I have been in hibernation. Alas, I have not really rested.
A lot has happened and is continuing to happen. It would seem the time to be frank has arrived. There is a need to think and re-think matters if we, Blacks, are still invested in a change that affords us dignity.
This need to (re)think matters has caused me to meditate deeply about Frank Leepa’s Sekunjalo.
As some have come to know, I am a serious fan of Frank’s work. Frank has entrenched a deep understanding in me that the South African questions are indeed Black/African questions. He gave me a firm understanding of intersectionality–long before I learnt such a term existed.
So, based on the events of this year alone, I am of the opinion that Sekunjalo qualifies as an intersectional #BlackLivesMatters song. It is a protest song, but also a prayer. This comes out very clearly to me when the youth represented in the song declares that his determination to bring about change is, in a sense, a reason for the loved ones to pray.
If we consider how the song begins, these loved ones are the women being left behind; the father, though not explicated, is probably in Marikana.
I know this sounds like a leap. However, if you take Frank as nuanced and intersectional, you know there is a reason the father needs to be informed about the son’s departure. In fact, based on his style of writing, one should intuitively get that the reason has been omitted deliberately. My thinking is: to possibly aid the amplification of the single short line of “pray it”!
In my opinion, this line is loaded with meaning. It is a reminder to think about the women and the struggle. A reminder that many are forced to pray, fend for themselves, and hold on to radical hope that the men and children will return home.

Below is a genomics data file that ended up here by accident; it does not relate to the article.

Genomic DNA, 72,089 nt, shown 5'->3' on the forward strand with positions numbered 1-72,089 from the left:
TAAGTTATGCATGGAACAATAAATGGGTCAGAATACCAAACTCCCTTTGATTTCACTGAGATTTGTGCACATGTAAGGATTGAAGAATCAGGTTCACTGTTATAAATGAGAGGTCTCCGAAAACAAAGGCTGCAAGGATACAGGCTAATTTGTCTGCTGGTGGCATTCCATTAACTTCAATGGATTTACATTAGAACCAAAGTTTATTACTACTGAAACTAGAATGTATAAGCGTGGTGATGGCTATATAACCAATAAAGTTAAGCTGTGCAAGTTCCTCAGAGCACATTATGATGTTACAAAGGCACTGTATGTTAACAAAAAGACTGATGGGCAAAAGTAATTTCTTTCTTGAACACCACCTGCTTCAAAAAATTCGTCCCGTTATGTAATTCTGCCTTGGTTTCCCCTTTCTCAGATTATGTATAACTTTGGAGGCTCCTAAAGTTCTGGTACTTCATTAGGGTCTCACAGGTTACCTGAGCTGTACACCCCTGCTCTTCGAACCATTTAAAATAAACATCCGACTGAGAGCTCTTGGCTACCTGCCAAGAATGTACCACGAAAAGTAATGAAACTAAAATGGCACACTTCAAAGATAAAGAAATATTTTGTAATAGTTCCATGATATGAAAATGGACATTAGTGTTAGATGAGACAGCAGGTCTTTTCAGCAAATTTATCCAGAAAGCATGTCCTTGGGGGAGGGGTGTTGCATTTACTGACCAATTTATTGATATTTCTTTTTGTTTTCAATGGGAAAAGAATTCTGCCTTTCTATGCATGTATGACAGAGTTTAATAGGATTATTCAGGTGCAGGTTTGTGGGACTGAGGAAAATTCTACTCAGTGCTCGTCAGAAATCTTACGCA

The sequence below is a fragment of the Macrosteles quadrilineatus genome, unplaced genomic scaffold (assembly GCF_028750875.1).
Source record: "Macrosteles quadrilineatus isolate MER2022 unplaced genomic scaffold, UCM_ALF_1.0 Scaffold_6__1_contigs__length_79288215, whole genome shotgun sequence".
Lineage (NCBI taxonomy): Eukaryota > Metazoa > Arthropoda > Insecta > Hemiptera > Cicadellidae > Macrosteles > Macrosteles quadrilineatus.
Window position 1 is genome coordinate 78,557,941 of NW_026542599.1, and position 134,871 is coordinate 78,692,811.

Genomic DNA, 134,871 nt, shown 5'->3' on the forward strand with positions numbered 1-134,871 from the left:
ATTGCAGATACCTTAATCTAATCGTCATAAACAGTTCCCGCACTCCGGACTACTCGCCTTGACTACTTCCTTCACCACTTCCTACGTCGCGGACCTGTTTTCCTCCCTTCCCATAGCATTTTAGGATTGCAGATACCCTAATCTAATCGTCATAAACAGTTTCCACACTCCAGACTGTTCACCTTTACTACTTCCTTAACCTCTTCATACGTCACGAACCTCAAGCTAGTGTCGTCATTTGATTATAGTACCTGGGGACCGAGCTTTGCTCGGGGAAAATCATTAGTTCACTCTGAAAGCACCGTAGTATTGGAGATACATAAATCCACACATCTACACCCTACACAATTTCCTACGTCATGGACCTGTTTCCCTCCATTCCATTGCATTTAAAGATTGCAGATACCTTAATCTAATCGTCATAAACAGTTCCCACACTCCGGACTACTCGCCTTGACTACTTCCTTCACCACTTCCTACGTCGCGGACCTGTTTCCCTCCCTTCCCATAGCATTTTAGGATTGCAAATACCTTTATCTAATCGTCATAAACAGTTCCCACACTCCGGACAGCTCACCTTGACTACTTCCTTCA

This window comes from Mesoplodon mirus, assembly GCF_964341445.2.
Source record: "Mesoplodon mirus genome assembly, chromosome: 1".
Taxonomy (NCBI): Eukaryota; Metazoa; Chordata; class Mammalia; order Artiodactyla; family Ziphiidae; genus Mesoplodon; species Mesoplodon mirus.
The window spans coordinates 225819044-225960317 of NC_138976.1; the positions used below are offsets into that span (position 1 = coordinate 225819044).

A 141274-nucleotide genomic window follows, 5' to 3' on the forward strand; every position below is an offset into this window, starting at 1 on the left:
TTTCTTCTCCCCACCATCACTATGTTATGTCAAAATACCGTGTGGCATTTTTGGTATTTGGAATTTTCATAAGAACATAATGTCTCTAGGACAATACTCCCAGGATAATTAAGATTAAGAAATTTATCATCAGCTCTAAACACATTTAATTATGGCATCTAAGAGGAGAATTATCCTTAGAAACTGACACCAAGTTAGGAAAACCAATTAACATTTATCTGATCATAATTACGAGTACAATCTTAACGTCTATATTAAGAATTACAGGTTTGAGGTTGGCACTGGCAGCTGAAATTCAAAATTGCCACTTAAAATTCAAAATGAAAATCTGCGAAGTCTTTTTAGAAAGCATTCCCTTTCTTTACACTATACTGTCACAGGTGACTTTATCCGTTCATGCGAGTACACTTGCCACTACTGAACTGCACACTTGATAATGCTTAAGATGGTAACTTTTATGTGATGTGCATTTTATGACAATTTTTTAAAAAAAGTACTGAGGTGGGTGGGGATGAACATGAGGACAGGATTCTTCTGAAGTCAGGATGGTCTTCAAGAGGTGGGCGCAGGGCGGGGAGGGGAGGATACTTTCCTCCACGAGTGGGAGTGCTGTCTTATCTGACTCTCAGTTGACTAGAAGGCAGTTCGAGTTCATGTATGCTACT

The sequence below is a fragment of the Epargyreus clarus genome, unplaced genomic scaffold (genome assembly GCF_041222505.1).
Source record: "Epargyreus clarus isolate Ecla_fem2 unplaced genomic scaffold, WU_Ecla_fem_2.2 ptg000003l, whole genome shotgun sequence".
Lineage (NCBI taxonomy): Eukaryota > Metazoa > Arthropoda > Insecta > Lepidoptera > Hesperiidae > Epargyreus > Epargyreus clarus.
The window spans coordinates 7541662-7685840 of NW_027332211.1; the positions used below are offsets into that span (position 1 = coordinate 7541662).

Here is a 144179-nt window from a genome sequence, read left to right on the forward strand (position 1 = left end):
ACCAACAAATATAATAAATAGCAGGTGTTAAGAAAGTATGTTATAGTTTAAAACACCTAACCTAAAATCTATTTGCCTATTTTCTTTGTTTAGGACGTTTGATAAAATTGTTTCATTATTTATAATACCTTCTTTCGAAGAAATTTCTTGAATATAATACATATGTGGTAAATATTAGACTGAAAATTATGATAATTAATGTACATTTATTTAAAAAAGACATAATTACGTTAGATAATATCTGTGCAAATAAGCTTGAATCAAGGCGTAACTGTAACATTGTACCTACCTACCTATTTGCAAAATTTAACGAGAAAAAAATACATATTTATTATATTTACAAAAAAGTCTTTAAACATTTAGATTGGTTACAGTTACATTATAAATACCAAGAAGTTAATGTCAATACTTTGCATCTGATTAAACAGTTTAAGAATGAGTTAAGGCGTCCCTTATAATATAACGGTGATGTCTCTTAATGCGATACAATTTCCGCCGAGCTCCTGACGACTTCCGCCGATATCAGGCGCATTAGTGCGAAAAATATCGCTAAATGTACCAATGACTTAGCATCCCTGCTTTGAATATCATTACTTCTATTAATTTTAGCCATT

Interesting for me is also how the “pray it” line is preceded by humming and the line: “I want to hear you sing”. This reminds me of the value of song/singing.
When I attended the Highway Africa conference recently, it dawned on me how much song is not understood in the context of a struggle. This is what happened: the Black Student Movement (BSM) entered the conference singing; there was a slight mild panic; and it occurred to me that in the imagination of some, protest singing is strongly linked to violence (despite the body language of those singing speaking a contrary truth).
This troubled me. I couldn’t really explain to myself, why? My Senkujalo meditations have shed some light. Singing and spirituality are linked in my mind, even in a protest context. For me, singing is a deep spiritual act for expressing unison—or solidarity if you wish. Above and beyond solidarity, I also believe singing serves to soothe; and for this reason, I find it hard to understand the possible associations with violence. I mean…if I am making efforts to soothe my pain, do I really hold the intent to be violent?
This is a very pertinent question for me. It makes me wonder how much we understand Black pain.
Just so we are clear, I do understand how sometimes this pain comes through as anger—anger that seems to stem from nowhere, except this would be a lie. The anger comes from an embodied knowledge that one’s own truth in some spaces can/will easily be denied and delegitimized. This is knowledge of being rendered invisible. (At a very personal level, this knowledge has often caused me to speak in angry tones—because as I have often explained to myself, my body goes into internal convulsion mode to give weight to the spoken word.)
I have digressed. The point really is that Sekunjalo, for whatever reason, paints for me a clear picture of the moment we are in. Basically, the song makes me appreciate that 40 years of the Soweto uprising will be about the youth declaring:
We are the leaders
[Elders, there is] no need to be afraid
Batho bana ba re tlolisa khati!
And, without bothering with the actual translation of the conveniently bolded line, it gets idiomatically understood that it will take a stick to deal with the anti-transformational human beings. For, the carrot has clearly failed.
From the youths vantage point, with this failure, the only prayer left is for the elders to prepare, if needs be,”to put out the fire”. For, “with defensive guts [and] determination”, they shall forge ahead to bring change and reclaim the throne for Black people. Senkujalo, beloved elders…sekunjalo!